The Gospel of the Flying Spaghetti Monster

Booby Henderson, the founder of the Church of the FSM, has produced a book, The Gospel of the Flying Spaghetti Monster. He has decided to use the profits towards buying a missionary pirate ship to spread the word. There’s a petition you can sign to try and persudade the US government that the Church of the FSM is a real religion and deserving of tax-free status.

I actually think that the whole FSM thing is a bit annoying. It’s somewhat amusing, and the phrase ‘noodly appendage’ is a fine addition to the language, but the more it goes on, the more it becomes a satire on religion, rather than a focussed argument against the teaching of ID in schools. I have no objection to people satirising religion, but given the high percentage of church-goers in the US, the anti-ID movement needs to win over moderate Christians. Trying to be the calm voice of reason seems a better way of doing that than mocking people’s sincere beliefs.

Even more annoying, for me, is that the FSM idea doesn’t even stand up in the first place. In Henderson’s original letter, he basically said that he had an alternative explanation for life, and if they were going to teach non-scientific theories in school, his theory was just as good as ID. But the whole point of ID is that it is creationism stripped of the scriptural references as a way of getting around the consitutional separation of church and state. Once you strip away the scriptural details of FSMism – the noodliness, the heavenly beer volcano, the pirates – what you’re left with is the assertion that life was created by an intelligent designer. It’s not an alternative to ID – it *is* ID. What the satire really needs is an alternative explanation for how life came to be – however ridiculous – not just a different version of the same thing.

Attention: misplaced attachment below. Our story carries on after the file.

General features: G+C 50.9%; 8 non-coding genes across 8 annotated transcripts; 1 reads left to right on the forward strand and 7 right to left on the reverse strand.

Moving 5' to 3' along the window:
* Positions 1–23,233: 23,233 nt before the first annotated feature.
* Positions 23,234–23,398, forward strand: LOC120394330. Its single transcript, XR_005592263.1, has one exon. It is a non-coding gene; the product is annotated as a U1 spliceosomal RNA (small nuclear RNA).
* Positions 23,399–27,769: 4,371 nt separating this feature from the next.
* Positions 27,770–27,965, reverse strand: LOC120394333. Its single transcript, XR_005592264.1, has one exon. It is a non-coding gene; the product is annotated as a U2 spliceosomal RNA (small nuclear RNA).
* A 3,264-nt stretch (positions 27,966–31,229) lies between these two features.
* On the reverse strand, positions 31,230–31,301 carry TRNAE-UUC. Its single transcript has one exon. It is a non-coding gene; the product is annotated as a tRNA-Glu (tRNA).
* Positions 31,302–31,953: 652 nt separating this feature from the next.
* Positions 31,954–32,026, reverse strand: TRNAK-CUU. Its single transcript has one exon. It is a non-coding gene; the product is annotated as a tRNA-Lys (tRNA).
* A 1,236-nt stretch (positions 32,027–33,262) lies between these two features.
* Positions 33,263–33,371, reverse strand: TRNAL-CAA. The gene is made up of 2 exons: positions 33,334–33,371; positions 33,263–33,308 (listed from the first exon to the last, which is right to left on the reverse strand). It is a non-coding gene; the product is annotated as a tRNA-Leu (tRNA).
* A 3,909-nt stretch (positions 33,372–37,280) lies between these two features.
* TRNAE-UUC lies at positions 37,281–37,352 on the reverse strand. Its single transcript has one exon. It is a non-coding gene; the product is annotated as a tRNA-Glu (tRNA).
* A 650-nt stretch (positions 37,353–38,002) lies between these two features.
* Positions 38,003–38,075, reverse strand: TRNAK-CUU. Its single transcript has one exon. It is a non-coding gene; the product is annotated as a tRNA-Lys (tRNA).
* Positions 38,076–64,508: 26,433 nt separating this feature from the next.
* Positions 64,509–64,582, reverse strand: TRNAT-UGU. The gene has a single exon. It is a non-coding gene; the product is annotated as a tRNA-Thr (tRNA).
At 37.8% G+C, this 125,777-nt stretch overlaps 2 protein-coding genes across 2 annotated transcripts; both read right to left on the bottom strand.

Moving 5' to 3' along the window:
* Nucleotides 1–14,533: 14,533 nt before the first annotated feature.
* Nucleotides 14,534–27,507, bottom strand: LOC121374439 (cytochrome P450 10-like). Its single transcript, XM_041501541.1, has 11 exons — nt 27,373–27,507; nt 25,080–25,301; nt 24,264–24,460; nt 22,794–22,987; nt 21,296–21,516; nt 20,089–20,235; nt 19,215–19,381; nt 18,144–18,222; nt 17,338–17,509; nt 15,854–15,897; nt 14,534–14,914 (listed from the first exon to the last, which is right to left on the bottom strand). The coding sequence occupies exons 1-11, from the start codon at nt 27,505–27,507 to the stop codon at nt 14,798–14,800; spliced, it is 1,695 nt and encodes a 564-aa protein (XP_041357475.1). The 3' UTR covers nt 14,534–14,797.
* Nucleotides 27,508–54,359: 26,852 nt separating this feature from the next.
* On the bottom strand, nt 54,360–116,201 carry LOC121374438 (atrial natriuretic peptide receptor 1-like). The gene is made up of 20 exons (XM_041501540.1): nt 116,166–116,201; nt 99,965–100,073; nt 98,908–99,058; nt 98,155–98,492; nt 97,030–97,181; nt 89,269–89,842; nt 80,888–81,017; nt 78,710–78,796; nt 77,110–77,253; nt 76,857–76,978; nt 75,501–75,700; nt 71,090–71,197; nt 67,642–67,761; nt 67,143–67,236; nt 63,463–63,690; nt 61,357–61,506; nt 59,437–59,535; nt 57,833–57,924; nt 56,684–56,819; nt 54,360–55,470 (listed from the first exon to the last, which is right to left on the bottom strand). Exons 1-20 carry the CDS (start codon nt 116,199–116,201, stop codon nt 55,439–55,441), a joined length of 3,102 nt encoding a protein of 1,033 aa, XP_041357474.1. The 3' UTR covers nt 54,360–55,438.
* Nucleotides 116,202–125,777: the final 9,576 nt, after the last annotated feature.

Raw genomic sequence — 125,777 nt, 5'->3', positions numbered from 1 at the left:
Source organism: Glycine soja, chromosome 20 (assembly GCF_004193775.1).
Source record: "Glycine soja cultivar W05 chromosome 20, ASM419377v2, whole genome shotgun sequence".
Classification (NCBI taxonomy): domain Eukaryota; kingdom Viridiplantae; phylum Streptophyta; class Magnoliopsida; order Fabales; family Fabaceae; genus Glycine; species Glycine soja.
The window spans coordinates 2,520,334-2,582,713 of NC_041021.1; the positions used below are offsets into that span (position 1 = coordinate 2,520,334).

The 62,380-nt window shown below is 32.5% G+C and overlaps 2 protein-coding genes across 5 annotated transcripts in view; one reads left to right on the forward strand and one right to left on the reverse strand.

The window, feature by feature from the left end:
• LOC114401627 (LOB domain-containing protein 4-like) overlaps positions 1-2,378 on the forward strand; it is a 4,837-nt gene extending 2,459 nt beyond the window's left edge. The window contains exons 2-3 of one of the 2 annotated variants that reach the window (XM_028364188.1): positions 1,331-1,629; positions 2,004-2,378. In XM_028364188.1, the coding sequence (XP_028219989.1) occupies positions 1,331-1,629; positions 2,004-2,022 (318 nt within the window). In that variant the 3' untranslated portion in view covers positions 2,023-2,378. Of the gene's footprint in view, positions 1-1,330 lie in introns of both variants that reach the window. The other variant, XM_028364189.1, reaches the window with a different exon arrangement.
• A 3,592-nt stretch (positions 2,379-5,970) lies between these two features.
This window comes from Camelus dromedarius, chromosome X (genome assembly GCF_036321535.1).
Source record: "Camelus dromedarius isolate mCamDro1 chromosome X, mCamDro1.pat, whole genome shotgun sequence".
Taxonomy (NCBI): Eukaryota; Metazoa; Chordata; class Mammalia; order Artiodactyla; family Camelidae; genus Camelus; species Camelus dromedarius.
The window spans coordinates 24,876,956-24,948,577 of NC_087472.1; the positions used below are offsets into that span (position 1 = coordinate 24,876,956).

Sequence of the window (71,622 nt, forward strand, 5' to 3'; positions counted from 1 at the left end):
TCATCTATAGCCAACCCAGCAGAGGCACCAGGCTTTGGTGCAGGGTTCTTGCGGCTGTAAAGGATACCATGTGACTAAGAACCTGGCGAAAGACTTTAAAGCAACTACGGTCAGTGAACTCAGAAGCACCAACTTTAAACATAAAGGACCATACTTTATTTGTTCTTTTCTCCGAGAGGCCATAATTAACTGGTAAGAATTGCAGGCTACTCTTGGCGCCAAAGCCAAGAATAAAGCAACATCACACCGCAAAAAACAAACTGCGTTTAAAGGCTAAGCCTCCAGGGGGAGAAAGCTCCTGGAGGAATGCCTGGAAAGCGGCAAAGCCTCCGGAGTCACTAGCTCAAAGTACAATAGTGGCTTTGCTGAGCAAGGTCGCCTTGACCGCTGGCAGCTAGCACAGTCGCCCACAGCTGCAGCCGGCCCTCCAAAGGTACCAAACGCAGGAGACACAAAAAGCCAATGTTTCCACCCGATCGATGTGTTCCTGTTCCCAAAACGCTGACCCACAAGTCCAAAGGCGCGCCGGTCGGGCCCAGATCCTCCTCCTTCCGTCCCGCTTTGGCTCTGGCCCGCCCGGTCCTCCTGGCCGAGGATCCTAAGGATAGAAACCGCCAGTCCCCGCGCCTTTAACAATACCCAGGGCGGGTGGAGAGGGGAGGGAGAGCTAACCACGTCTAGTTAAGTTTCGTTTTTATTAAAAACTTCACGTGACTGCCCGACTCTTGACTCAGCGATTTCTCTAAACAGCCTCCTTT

And yes, I do know that I’m too literal-minded for my own good.

Mask of the Week

Another one from the BM, this from the Chewa people:

What they have to say:

This mask depicts a royal escort who accompanied Queen Elizabeth on an official visit to Malawi in 1979. He was described as ‘tall, heavy, a big man with a moustache and quite handsome’. His image was recreated two weeks later by a mask-maker who had watched the Queen’s arrival at the airport. The mask is made of wood painted pale pink. It has striking eyebrows and a moustache of synthetic fur. It would have been worn with a full length costume made of composite materials.

Simoni masks represent the youngest son of the chief and are often associated with foreigners, especially from the colonial period. They have either red or flesh-coloured painted faces and their dances suggest power and authority. Simoni is seen as intelligent and successful, but also shrewd and dangerous.